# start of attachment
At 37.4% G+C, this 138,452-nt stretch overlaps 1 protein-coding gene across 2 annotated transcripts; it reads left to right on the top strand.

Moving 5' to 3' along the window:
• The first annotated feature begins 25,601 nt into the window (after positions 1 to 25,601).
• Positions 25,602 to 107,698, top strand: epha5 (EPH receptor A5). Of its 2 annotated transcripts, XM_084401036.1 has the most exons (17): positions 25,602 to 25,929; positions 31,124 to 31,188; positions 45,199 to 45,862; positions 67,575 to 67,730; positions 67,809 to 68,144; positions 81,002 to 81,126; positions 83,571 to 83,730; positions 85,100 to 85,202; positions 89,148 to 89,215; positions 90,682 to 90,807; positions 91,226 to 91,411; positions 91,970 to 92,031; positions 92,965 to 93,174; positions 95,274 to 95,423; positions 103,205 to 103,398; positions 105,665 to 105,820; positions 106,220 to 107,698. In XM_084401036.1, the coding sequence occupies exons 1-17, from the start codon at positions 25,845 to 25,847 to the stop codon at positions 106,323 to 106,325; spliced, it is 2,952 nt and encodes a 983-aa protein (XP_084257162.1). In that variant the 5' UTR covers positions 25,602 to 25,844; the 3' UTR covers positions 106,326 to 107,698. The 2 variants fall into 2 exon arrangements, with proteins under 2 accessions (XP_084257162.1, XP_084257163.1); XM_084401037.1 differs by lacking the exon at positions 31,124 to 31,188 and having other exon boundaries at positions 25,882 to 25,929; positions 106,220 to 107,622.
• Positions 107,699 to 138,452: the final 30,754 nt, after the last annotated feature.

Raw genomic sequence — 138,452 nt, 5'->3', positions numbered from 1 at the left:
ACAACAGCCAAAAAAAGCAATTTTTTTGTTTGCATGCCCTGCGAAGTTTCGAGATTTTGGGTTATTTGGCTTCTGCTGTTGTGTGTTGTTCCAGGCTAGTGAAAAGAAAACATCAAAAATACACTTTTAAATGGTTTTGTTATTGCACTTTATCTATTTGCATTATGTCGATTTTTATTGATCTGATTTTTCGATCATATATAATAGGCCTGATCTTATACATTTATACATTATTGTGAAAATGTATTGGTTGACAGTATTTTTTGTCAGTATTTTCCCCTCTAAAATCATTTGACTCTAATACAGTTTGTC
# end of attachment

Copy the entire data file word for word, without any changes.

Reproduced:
At 37.4% G+C, this 138,452-nt stretch overlaps 1 protein-coding gene across 2 annotated transcripts; it reads left to right on the top strand.

Moving 5' to 3' along the window:
• The first annotated feature begins 25,601 nt into the window (after positions 1 to 25,601).
• Positions 25,602 to 107,698, top strand: epha5 (EPH receptor A5). Of its 2 annotated transcripts, XM_084401036.1 has the most exons (17): positions 25,602 to 25,929; positions 31,124 to 31,188; positions 45,199 to 45,862; positions 67,575 to 67,730; positions 67,809 to 68,144; positions 81,002 to 81,126; positions 83,571 to 83,730; positions 85,100 to 85,202; positions 89,148 to 89,215; positions 90,682 to 90,807; positions 91,226 to 91,411; positions 91,970 to 92,031; positions 92,965 to 93,174; positions 95,274 to 95,423; positions 103,205 to 103,398; positions 105,665 to 105,820; positions 106,220 to 107,698. In XM_084401036.1, the coding sequence occupies exons 1-17, from the start codon at positions 25,845 to 25,847 to the stop codon at positions 106,323 to 106,325; spliced, it is 2,952 nt and encodes a 983-aa protein (XP_084257162.1). In that variant the 5' UTR covers positions 25,602 to 25,844; the 3' UTR covers positions 106,326 to 107,698. The 2 variants fall into 2 exon arrangements, with proteins under 2 accessions (XP_084257162.1, XP_084257163.1); XM_084401037.1 differs by lacking the exon at positions 31,124 to 31,188 and having other exon boundaries at positions 25,882 to 25,929; positions 106,220 to 107,622.
• Positions 107,699 to 138,452: the final 30,754 nt, after the last annotated feature.

Raw genomic sequence — 138,452 nt, 5'->3', positions numbered from 1 at the left:
ACAACAGCCAAAAAAAGCAATTTTTTTGTTTGCATGCCCTGCGAAGTTTCGAGATTTTGGGTTATTTGGCTTCTGCTGTTGTGTGTTGTTCCAGGCTAGTGAAAAGAAAACATCAAAAATACACTTTTAAATGGTTTTGTTATTGCACTTTATCTATTTGCATTATGTCGATTTTTATTGATCTGATTTTTCGATCATATATAATAGGCCTGATCTTATACATTTATACATTATTGTGAAAATGTATTGGTTGACAGTATTTTTTGTCAGTATTTTCCCCTCTAAAATCATTTGACTCTAATACAGTTTGTC